Dan Crohn’s comedy craft
On his 1977 live album Let’s Get Small, Steve Martin riffs about the wonders of the world, and ends by quipping, “the most amazing thing to me is I get paid for doing this.” It’s a thought that echoes during a conversation with Dan Crohn. One reason is he credits Martin for inspiring him to become a comic, but the other is that to Crohn standup isn’t just a job. It’s a way to hang out with like-minded friends and do what he loves.
That said, Crohn is a workaholic. If he’s not on stage, he’s home in Somerville writing jokes. During a recent phone interview, it’s Tuesday night and he’s booked to do 10 minutes at Boston’s Bell in Hand. Lately he’s spent a lot of time testing material at Modern Pastry, an 80-year-old North End Italian bakery. “I always feel like if I’m not doing new stuff, what’s the point?” he said. “My jokes get old, and I get tired of them.”
Crohn did his first set in 2004 — he still has the tape. Ten years later he quit a job teaching fourth-graders to go full-time. Now he regularly headlines throughout New England and often beyond, at places like Gotham Comedy Club in New York City. In August he’ll do two nights at Helium in St. Louis, and he’s performing on a Caribbean cruise ship in late December.
As a child Crohn was a comedy nerd, encouraged by his parents. Shows like In Living Color and SNL were appointment television. His father owned a record store that provided albums and VHS tapes; he remembers hearing Henny Youngman on the family turntable at a tender age.
“My parents would go in their room and listen to Redd Foxx with the door closed.” Crohn recalled. Though less adult, his own comedy fare was captivating in its own way. “I was listening to standup very early, and got obsessed with it almost immediately.”
A year or two after turning pro, he made his own album, It’s Enough Already. In May he recorded a second, to be released later this year on Virtual Comedy Network, a label that in 2019 included him on Best of Boston Standup, Vol. 1. His clip, “I Think About Death a Lot,” discussed true crime shows that keep him paranoid and always noting the time, lest he get called as a witness. My whole life “is preparing for police questioning that’s never gonna happen,” Crohn said.
He’s had the opportunity to work with many great comics and compare notes with them, like his favorite comic, Dave Attel, who he shared the stage with at Boston’s Wilbur Theatre. “The highlight of my career,” he said. “We talked forever about it, which was really nice.”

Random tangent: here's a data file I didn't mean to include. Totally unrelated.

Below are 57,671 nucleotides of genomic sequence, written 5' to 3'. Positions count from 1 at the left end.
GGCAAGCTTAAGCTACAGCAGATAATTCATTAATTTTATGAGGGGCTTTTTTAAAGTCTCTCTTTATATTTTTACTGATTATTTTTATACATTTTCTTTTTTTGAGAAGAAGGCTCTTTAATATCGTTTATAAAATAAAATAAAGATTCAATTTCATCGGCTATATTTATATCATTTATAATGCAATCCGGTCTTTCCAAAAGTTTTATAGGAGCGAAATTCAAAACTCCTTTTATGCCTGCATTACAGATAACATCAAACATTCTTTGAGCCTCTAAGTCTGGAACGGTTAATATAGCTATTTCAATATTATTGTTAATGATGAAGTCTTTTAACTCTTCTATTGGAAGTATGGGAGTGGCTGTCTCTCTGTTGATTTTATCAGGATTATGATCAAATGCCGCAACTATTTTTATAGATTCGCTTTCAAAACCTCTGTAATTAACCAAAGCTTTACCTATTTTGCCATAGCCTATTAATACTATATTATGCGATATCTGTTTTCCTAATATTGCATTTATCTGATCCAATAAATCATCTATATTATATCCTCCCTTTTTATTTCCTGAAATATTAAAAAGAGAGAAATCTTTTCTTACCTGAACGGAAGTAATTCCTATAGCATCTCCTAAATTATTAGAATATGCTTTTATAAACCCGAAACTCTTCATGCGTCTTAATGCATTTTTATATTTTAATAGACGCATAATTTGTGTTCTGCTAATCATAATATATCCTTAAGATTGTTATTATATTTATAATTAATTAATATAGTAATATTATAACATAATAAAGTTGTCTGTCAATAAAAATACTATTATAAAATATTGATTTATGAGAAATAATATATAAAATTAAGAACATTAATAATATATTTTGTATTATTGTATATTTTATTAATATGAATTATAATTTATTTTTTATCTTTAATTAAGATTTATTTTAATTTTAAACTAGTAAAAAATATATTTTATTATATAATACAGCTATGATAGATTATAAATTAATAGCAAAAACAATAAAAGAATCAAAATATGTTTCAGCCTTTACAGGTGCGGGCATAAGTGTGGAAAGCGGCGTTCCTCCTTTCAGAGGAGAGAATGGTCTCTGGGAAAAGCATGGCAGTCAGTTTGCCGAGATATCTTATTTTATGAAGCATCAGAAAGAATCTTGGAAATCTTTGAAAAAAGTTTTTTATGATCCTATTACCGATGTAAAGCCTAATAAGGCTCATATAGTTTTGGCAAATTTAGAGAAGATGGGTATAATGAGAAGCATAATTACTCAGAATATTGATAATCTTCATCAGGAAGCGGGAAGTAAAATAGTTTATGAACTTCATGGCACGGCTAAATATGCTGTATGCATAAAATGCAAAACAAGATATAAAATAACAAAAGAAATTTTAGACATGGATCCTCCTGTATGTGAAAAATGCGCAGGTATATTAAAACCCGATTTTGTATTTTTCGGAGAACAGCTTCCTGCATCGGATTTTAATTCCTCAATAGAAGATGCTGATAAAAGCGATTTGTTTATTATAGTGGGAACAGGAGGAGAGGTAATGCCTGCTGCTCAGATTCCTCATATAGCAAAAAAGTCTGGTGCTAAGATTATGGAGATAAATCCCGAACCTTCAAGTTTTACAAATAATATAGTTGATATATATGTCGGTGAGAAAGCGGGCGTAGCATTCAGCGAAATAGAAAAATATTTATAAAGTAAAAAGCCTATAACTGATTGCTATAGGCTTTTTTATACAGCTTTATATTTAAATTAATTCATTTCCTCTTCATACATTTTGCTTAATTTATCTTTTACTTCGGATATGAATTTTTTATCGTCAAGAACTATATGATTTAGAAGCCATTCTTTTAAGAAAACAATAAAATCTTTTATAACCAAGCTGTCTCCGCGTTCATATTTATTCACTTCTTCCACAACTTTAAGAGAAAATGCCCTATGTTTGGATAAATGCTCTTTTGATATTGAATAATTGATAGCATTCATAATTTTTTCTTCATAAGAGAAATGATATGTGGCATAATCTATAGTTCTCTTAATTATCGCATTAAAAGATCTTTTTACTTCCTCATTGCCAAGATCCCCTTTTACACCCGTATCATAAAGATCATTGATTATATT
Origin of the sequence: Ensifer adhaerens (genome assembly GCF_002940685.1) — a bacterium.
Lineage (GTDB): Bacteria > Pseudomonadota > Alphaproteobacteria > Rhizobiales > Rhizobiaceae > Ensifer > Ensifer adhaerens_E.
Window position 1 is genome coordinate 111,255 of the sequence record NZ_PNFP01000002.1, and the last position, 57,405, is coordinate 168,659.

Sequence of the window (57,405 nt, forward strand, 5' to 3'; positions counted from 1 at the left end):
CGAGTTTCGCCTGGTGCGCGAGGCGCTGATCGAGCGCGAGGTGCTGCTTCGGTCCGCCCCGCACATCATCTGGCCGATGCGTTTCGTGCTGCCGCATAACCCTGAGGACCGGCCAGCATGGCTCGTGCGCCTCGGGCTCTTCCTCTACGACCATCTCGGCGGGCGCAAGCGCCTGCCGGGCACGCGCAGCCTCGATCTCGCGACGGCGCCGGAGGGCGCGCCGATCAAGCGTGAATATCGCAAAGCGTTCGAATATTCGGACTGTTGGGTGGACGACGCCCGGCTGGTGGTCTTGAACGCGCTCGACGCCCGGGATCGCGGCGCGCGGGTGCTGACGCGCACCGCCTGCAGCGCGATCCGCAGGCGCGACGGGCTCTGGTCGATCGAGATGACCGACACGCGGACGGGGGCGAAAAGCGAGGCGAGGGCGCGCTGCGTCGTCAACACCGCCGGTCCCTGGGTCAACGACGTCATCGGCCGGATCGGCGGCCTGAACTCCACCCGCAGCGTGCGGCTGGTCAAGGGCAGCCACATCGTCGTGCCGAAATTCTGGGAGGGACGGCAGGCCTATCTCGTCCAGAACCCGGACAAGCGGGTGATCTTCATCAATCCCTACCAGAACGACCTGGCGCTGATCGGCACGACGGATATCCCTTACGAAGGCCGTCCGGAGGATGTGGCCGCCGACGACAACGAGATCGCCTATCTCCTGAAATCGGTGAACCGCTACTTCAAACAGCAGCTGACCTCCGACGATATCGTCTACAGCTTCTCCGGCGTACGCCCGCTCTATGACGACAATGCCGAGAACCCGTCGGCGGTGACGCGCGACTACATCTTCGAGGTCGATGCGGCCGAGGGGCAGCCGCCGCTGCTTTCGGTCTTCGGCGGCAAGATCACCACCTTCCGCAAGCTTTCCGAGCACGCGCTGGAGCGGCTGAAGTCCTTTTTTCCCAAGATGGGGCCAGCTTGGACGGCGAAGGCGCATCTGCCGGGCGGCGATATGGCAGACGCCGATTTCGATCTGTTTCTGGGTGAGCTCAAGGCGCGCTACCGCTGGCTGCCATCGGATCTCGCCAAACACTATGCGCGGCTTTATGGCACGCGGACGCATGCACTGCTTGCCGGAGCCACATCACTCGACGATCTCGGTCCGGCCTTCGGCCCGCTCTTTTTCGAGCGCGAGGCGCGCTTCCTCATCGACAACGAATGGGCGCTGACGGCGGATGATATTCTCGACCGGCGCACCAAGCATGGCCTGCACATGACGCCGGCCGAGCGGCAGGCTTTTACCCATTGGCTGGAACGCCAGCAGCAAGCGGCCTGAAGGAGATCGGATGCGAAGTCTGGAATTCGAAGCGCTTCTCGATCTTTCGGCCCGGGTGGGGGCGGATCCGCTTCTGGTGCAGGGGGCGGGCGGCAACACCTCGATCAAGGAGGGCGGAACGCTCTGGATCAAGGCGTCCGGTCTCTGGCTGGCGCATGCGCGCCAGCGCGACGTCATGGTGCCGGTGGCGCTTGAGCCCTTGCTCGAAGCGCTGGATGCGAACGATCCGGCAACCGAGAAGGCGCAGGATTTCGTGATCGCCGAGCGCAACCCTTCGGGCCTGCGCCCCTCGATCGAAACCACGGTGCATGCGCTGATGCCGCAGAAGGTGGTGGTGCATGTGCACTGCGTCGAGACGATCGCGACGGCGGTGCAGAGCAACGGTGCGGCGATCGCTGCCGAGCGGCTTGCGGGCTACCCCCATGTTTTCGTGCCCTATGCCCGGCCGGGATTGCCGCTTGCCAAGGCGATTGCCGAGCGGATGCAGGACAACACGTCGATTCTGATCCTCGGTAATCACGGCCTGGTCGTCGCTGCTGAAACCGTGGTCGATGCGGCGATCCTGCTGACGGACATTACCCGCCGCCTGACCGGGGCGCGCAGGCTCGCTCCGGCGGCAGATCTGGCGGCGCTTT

Crohn spent a couple of years supporting Sebastian Maniscalco, and he has also opened for Nikki Glaser, John Oliver, and Jon Lovitz. In 2013 he was a panel guest on a Boston-centric episode of Marc Maron’s WTF Podcast. Another great memory is a long conversation with Steven Wright at the prestigious Nantucket Comedy Festival.
“Writing is my favorite part of this,” he said. “My second is getting to work with incredible acts.”
For Crohn, the discipline of standup is part of its appeal. “A great comic, Nick Di Paolo, once said, ‘Oh, you’re funny off the cuff, well, that’s why you become a comedian — now go write some jokes.’ I believe that it’s a lot harder to write jokes and entertain people. When you’re just making stuff up, that’s improv. If you wanna do improv, go for it.”
To that end, he didn’t share the antipathy many comics had toward online shows during the pandemic. “I love Zoom,” he said. “I approached it as a way to workshop jokes, with cards and my notes out. I refused to let that muscle atrophy.”
On the other hand, crowd work — the comic’s euphemism for bantering with an audience — holds little appeal for Crohn.
“I hate it! I like writing,” he said. “The craft of standup, the editing and the refinement of material, is what I’m addicted to the most. I love how jokes work, and I love how my jokes work specifically. I love the creative process. It’s what drew me to it originally, and it’s what continues to sustain me in a business that shouldn’t be called a business.”
All the while, the words of his wild and crazy comedy idol ring in his ears. “I continue to be enamored about it to this day,” Crohn said. “I still can’t believe that people give me money.”
When: Saturday, June 10, 8 p.m.
Where: Headliners Comedy Club, 700 Elm St., Manchester
Tickets: $20 at headlinersnh.com
Also supporting Mike Koutrobis on Friday, June 9, 8 p.m. at Tupelo Music Hall, 10 A St., Derry ($22 at tupelohall.com)
Featured photo: Dan Crohn. Courtesy photo.